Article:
Disruptive innovations and their impact on marketingKaustubh Sharma
In May 2013, the McKinsey Global Institute (McKinsey & Company) published a report which estimated the impact of applications of 12 identified disruptive technologies to be between $14 trillion to $33 trillion in the year 2025. Later, in 2014, ‘Forbes’ magazine, at the launch of Big Bang Disruption, reported (in context to disruptive innovations):
“…continued exponential improvements in price and performance of core component technologies…has led to dramatically accelerated entry for new products and services that create new markets overnight, even as they devastate old ones.”
For something that has attracted a great amount of attention from extremely large organizations, the term“disruptive technology”, or “disruptive innovation”, has had humble beginnings. It was used by a Harvard Business School professor, Clayton M. Christensen, in his 1995 article Disruptive Technologies: Catching the Wave, and explained further in his1997 bestselling book,The Innovator's Dilemma. In the 2013 sequel of the book, he changed the term disruptive technology to disruptive innovation.
Put simply, disruptive technology combines with another sector to bring about a mutually beneficial partnership that disrupts the existing structure, displacing the pre-existing technology completely in a relatively accelerated timeframe. Christensen’s description distinguishes the term from the concept of Sustaining Technologies, which most large companies rely on as “historically tried and tested” methods, unknowingly and unwittingly opening avenues for small disruptive innovations to develop.
True, most of these innovations will not displace existing methods. But some have the potential to completely alter the status quo, given the variables of planning, execution, and time. Disruptive innovations are somewhat characteristic of entrepreneurs, much like sustaining technologies are of managers. It is essentially working up from the bottom of the market with limited resources, knowledge, and skill.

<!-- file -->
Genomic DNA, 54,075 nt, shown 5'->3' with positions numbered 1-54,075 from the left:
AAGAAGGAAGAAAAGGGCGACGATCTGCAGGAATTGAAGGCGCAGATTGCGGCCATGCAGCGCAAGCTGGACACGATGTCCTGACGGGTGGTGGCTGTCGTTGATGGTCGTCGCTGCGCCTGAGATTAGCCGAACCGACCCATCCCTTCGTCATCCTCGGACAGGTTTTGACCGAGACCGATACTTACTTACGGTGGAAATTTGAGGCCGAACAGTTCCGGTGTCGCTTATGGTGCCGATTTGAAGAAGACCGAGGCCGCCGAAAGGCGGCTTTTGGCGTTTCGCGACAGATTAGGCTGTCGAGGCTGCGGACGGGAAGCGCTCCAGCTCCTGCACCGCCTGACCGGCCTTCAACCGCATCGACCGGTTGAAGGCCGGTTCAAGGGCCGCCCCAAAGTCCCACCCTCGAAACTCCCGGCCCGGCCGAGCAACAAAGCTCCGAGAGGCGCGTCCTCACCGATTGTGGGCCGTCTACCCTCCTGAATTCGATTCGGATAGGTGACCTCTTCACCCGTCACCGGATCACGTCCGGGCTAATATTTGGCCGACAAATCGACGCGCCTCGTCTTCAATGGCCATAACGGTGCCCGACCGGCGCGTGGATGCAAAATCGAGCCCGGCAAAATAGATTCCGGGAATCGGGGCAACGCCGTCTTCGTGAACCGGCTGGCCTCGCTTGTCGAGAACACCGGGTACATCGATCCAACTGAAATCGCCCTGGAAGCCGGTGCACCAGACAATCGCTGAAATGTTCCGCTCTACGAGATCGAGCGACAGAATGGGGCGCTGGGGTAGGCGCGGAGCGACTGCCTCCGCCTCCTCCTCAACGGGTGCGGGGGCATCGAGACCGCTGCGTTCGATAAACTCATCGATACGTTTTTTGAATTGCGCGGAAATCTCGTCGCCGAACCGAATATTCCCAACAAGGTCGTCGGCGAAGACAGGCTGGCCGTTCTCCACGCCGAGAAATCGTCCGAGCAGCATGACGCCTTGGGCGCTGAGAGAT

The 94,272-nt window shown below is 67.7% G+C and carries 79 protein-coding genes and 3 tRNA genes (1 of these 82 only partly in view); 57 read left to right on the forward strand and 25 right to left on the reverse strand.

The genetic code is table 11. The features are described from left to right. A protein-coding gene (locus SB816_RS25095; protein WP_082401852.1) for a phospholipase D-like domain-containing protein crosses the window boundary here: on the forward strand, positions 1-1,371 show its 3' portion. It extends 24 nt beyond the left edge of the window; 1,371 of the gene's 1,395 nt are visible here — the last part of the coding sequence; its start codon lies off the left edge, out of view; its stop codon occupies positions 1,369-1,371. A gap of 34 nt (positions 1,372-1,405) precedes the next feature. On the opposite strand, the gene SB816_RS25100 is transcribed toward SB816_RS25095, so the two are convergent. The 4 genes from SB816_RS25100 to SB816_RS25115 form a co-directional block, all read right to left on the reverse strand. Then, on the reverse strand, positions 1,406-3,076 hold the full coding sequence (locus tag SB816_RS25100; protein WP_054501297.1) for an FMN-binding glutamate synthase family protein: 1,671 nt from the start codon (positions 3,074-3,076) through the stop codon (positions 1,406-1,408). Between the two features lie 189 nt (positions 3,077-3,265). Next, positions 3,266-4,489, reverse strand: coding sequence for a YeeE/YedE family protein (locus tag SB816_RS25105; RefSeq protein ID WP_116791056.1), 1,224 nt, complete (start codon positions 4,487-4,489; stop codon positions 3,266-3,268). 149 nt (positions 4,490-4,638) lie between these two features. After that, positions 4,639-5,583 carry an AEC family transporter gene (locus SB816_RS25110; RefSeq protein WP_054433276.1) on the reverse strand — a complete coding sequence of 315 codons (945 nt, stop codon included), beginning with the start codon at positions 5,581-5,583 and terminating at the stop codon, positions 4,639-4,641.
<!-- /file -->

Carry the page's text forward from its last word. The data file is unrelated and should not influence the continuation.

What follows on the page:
However, it is not just college graduates who are trying to make a mark and taking forward the idea of innovative disturbances in a paradoxically orthodox business environment. Companies and managers are, now more than before, recognising disruptions. A case in point is the language R, an irreplaceable (or so it seems) programming tool for big data analysis. R has changed the way companies manage and market their businesses and has ensured faster expansion. And now, disruptions are delving into the all-important sector of marketing.
Already a field with no written constitution or steadfast rules, marketing witnessed a complete overhaul with the introduction of online marketing. The exponential reach of the Internet and the simplicity of exploiting the tool effectively have created a huge role for it, especially in startups. It has made validation of virgin products or services and the collection of feedback unbelievably faster.
The historically fluid nature of the market has also allowed for new disruptions to come up every now and then. Social media, for example, has evolved from a set of independent business ideas to an amalgamated prerequisite for supporting new businesses, and has extended the reach of existing, so-called “big companies”. It has made businesses more interactive with consumers, with consumers supplying their feedback, grievances, and complaints directly to the company.
Consequently, in a compound effect typical of marketing, social media marketing disruption has given birth to a new infectious disturbance in the marketing atmosphere: growth hacking. The word, first coined in 2010 by entrepreneur, angel investor, and startup advisor, Sean Ellis, enchanted new businesses and has started to gradually impress entrepreneurs worldwide. Growth hacking is an array of techniques, employed online, which test, analyse, and ethically exploit consumers by stimulating their interest in a product, and in turn, marketing it to a vast audience base by taking the fastest route to growth (or hacking growth) virality.
Though businesses achieve virality due to their USP, companies also need to use techniques like A/B testing, search engine optimization, content marketing (and other undiscovered processes) to survive in a competitive environment. Take Buffer for example: Besides having an extremely effective business idea, Buffer used several growth hacks to reach 1.2 million users and made $2 million in just 3 years. They achieved this feat through the already mentioned techniques (content marketing, A/B testing, and the specific hack of a DiggDigg purchase).
These numbers are overwhelming by any measure. But when you also factor in the fact that a simple startup achieved growth rivalling many established companies, growth hacking becomes that much more impressive.
There are surprisingly less cases of exponential growth through marketing growth hacks. This can only be a good thing, in a futuristic sense. Growth will always be the focal point of all businesses, new or established. Marketing will always command centre stage. And if there are amateurs and professionals out there looking for rapid growth they will stumble upon this disruption, which is set to replace orthodox marketing.
That being said, the future is unpredictable for something as versatile as marketing. Though growth hacking seems to be possibly the most innovative disturbance in the past years, because of the inherent nature of disruptive innovations, we might encounter a disruption soon.
(image credit: Shutter Stock)